Cathedral smaller
The Cathedral of the Nativity of the Blessed Virgin Mary in downtown Juneau was built in 1911, and though receiving modest updates over the years, still retains its original foundation, wood structure, and ‘turn of the century charm.’

By Mary Stone

Bishop Edward Burns gathered with members of the parish community and building consultants for a town hall meeting on April 6, 2015, in Juneau to discuss a recent building consultant report to the Cathedral Renovation Steering Committee and the Diocese of Juneau, indicating that the existing downtown Cathedral of the Nativity of the Blessed Virgin Mary, while structurally sound, is inadequate in both size and site to continue to serve as the Diocesan Cathedral. The current church was built in 1911, and designated as the Cathedral of the Diocese of Juneau in 1951.

Fr. Thomas Lucas, SJ, a leading international consultant on Catholic liturgy, church building and restoration, and who is currently serving as the superior of the Jesuit community at Seattle University, was on hand to make a presentation to the assembled group. Fr. Thomas Lucas was previously asked by MRV Architects, working with the Cathedral Renovation Steering Committee, to assess the needs of the current Cathedral structure and to make recommendations for improvement. Fr. Lucas presented his research findings earlier this year, concluding that the current structure of the downtown Cathedral, while beautiful, historic, and worthy of renovation, is inadequate for the specific needs associated with a diocesan cathedral. Upon hearing the report, Bishop Edward Burns felt compelled to bring this issue to parishioners of the diocese in the form of a town hall meeting and comment period, announcing the meeting in a letter to Diocese of Juneau parishes on March 31, 2015.

Fr. Lucas’s April 6 presentation outlined for those present the nine special needs and requirements of a Cathedral church: sufficient size and capacity for diocesan gatherings; large and flexible sanctuary; suitablity for complex liturgies; ability to facilitate assembly participation; ample gathering/procession space; adequate baptismal pool; adequate space and location for music ministry; meets ADA requirements and needs for amenities; and, has a central location within the community. Seating only 140, and with limited parking and amenities, the only requirement the current Cathedral meets is that of a central downtown location.

Fr. Lucas recommended to Bishop Burns and the Diocese that they ‘acknowledge the reality that is already in place’: St. Paul’s church in the valley is more suited to meet the needs of a cathedral, and is already fulfilling that role. St. Paul’s has the appropriate size and scale – seating over 400 comfortably, has ‘good bones’ structurally, excellent liturgical furnishings and art, is ADA accessible, has adequate amenities and ample parking. Its site, while in the Mendenhall valley, is only a short drive from downtown Juneau.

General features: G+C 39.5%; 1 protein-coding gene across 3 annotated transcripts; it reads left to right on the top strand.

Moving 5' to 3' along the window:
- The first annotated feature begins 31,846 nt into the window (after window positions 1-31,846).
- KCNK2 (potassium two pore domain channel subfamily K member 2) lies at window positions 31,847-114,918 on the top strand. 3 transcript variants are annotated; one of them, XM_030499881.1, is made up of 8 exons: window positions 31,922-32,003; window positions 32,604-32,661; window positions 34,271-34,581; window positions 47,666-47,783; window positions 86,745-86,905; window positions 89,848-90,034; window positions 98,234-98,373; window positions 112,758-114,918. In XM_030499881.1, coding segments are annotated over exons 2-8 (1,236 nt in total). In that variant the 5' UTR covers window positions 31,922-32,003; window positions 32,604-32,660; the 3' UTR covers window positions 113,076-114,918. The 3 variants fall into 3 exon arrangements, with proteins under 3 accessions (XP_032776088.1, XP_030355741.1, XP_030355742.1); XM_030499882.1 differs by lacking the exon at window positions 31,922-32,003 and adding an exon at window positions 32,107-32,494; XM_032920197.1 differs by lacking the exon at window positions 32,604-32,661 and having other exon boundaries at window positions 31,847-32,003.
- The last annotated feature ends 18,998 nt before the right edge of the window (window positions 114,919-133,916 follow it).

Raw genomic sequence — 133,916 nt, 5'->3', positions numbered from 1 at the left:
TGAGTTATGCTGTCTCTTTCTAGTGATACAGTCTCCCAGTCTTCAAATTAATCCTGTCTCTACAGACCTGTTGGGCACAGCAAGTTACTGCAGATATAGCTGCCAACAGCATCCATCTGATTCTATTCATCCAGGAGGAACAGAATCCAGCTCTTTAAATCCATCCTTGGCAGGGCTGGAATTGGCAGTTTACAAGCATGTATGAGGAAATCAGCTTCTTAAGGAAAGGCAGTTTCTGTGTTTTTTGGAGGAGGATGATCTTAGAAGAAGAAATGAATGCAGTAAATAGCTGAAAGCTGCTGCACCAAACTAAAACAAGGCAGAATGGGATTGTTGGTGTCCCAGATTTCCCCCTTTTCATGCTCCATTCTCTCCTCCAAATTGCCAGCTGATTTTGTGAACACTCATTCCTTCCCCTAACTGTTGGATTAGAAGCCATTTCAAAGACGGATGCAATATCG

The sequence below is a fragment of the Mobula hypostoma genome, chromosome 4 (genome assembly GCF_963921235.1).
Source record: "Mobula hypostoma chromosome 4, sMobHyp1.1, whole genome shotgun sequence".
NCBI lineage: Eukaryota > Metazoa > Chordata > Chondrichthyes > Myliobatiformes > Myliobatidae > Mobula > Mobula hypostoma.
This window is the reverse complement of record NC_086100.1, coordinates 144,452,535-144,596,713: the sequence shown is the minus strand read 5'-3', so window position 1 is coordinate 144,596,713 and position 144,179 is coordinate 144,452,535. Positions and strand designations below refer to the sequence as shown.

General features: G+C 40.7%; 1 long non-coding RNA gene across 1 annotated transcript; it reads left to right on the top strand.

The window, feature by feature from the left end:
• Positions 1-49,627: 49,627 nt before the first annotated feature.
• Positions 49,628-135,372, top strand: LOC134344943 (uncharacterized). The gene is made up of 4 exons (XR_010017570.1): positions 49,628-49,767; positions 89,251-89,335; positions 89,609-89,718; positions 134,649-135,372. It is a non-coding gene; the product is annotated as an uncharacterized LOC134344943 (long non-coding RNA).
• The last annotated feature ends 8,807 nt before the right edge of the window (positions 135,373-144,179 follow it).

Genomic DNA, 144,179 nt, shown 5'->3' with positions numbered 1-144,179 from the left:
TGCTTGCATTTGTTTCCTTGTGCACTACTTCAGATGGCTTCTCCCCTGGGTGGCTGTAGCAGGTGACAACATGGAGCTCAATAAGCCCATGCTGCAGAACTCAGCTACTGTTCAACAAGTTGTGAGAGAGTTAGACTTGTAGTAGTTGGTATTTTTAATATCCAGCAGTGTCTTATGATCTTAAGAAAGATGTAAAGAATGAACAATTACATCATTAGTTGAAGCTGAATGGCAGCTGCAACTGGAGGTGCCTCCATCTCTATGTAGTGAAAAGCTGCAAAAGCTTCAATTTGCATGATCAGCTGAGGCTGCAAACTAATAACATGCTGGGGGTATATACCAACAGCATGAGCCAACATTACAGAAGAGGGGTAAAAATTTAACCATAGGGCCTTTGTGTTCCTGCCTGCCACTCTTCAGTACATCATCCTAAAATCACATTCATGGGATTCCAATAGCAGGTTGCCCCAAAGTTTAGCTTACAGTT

The comment period following Fr. Lucas’ presentation was a time for concerned parishioners to express to Bishop Burns the various implications of this important decision. Some of the 85 present — parishioners of both the Cathedral and St. Paul’s — shared concerns that the greatly needed downtown church restoration might be put on the ‘backburner’ if the Cathedral designation was changed to St. Paul’s. And, that the funds and fundraising needed for the downtown church restoration would be compromised by the need for renovation of St. Paul’s to make it more functional as a cathedral. Also, if the current arrangement of St. Paul’s hosting diocesan and community events is functional and facilitates interaction and cooperation between the two Juneau parishes, then a change may not necessarily be beneficial. The general sentiments of those present, including Bishop Burns, indicated that the historic downtown church held a special place in the community’s hearts and history, and that its restoration and continued status as an active parish was of high importance.

Fr. Pat Casey, OMI, Cathedral rector, expressed his appreciation for the helpful input provided at the meeting, and shared that Cathedral renovation plans would continue to move forward to address the needs of ADA accessibility and amenities, regardless of whether the church remained the diocesan cathedral or not. “We don’t want to focus on the chair,” he summarized, referring to the Bishop’s chair, or ‘cathedra,’ from which the word ‘cathedral’ is derived.

The town hall presentation and discussion can be viewed via the internet at:
http://new.livestream.com/dioceseofjuneau/events/3937035.

Bishop Burns is accepting input and comment on this important decision for our diocese through the month of April. To share thoughts and concerns, email: dioceseofjuneau@gci.net.
Or, mail written comment to:
Diocese of Juneau
415 6th St., Suite 300, Juneau, AK 99801